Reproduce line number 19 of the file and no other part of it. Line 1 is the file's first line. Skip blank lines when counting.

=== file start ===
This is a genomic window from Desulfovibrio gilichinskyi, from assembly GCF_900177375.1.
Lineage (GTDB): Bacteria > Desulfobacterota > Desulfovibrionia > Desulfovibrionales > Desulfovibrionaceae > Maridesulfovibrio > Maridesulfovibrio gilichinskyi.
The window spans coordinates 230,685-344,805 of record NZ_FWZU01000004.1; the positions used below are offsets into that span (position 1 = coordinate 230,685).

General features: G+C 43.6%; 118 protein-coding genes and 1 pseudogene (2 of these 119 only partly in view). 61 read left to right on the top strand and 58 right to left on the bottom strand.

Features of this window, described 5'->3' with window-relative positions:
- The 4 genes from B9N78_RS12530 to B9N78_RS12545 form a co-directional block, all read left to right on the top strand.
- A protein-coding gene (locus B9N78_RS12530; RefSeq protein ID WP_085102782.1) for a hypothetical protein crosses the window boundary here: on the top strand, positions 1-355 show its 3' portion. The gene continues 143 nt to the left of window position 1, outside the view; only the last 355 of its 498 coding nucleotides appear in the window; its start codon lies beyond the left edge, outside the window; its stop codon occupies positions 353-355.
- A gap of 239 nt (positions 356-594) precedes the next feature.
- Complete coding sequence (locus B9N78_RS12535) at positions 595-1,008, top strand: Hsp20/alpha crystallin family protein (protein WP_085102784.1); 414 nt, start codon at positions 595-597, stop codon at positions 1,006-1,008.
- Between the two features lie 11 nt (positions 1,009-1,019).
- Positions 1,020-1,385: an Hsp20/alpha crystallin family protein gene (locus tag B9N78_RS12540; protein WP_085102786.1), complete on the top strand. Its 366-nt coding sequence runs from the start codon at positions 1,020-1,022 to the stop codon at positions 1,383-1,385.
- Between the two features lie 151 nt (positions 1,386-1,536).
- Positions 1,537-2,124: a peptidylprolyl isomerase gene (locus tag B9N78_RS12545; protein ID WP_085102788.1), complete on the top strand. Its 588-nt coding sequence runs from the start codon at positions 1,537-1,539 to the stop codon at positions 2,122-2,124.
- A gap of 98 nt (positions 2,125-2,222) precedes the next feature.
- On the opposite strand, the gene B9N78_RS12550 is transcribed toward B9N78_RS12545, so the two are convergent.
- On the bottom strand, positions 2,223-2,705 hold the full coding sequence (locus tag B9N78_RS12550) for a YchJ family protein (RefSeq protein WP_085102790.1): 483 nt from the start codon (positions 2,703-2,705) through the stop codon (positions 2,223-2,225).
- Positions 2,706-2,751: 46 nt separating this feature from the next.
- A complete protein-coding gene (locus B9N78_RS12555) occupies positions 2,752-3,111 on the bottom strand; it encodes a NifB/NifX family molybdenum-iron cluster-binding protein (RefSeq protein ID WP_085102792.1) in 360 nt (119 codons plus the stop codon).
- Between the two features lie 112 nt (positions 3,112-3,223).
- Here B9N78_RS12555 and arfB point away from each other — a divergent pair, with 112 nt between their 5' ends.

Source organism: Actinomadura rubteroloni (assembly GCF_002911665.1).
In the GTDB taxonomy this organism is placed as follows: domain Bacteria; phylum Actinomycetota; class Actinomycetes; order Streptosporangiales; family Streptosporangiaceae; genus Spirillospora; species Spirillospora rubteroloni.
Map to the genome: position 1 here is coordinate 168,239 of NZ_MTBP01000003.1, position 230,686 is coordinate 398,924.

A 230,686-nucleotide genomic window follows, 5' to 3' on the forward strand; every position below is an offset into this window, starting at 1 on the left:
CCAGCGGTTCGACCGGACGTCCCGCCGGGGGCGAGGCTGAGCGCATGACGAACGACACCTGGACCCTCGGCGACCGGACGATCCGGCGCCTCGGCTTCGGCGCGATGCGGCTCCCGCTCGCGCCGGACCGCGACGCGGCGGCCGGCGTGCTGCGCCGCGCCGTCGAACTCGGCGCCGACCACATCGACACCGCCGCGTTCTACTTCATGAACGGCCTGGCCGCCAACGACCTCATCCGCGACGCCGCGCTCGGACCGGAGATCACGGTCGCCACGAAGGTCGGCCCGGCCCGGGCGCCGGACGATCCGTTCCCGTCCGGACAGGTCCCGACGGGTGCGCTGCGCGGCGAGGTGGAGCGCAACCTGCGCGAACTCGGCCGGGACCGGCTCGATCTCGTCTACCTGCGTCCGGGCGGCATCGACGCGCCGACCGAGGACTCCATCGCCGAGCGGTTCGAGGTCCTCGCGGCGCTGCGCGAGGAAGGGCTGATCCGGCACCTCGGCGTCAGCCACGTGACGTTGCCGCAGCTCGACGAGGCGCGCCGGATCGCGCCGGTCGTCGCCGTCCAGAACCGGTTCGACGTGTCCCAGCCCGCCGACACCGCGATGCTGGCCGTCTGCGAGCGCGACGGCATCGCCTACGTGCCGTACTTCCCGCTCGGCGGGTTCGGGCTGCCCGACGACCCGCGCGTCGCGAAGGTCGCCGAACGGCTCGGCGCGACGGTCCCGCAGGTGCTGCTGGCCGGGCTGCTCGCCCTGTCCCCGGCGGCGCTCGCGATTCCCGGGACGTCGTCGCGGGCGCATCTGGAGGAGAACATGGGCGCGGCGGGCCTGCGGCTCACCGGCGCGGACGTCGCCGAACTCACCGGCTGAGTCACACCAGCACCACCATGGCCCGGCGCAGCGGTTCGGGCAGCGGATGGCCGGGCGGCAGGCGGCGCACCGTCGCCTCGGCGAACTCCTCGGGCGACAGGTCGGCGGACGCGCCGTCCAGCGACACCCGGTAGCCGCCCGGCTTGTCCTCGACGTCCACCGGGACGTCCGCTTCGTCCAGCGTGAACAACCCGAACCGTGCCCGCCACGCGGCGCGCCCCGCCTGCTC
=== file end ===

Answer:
- Between the two features lie 112 nt (positions 3,112-3,223).